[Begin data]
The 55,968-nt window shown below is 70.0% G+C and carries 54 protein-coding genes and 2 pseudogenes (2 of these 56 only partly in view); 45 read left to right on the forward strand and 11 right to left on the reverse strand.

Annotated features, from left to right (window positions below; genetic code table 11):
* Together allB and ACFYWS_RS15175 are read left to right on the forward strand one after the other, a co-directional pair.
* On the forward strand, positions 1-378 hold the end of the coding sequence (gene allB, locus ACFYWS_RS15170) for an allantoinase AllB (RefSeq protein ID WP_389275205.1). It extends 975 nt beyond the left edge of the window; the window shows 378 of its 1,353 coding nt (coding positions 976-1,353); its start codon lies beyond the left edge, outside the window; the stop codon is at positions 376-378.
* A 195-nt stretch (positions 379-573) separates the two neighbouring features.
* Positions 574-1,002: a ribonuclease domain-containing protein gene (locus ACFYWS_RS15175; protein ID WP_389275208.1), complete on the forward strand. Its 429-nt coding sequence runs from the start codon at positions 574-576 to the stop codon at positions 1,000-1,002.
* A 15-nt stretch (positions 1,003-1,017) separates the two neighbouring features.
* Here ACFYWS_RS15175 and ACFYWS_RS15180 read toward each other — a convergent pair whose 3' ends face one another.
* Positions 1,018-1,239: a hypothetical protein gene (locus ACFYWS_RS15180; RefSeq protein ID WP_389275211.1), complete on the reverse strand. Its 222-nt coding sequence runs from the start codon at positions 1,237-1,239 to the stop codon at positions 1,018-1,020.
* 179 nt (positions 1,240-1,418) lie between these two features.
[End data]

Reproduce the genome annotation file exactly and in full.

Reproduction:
The 55,968-nt window shown below is 70.0% G+C and carries 54 protein-coding genes and 2 pseudogenes (2 of these 56 only partly in view); 45 read left to right on the forward strand and 11 right to left on the reverse strand.

Annotated features, from left to right (window positions below; genetic code table 11):
* Together allB and ACFYWS_RS15175 are read left to right on the forward strand one after the other, a co-directional pair.
* On the forward strand, positions 1-378 hold the end of the coding sequence (gene allB, locus ACFYWS_RS15170) for an allantoinase AllB (RefSeq protein ID WP_389275205.1). It extends 975 nt beyond the left edge of the window; the window shows 378 of its 1,353 coding nt (coding positions 976-1,353); its start codon lies beyond the left edge, outside the window; the stop codon is at positions 376-378.
* A 195-nt stretch (positions 379-573) separates the two neighbouring features.
* Positions 574-1,002: a ribonuclease domain-containing protein gene (locus ACFYWS_RS15175; protein ID WP_389275208.1), complete on the forward strand. Its 429-nt coding sequence runs from the start codon at positions 574-576 to the stop codon at positions 1,000-1,002.
* A 15-nt stretch (positions 1,003-1,017) separates the two neighbouring features.
* Here ACFYWS_RS15175 and ACFYWS_RS15180 read toward each other — a convergent pair whose 3' ends face one another.
* Positions 1,018-1,239: a hypothetical protein gene (locus ACFYWS_RS15180; RefSeq protein ID WP_389275211.1), complete on the reverse strand. Its 222-nt coding sequence runs from the start codon at positions 1,237-1,239 to the stop codon at positions 1,018-1,020.
* 179 nt (positions 1,240-1,418) lie between these two features.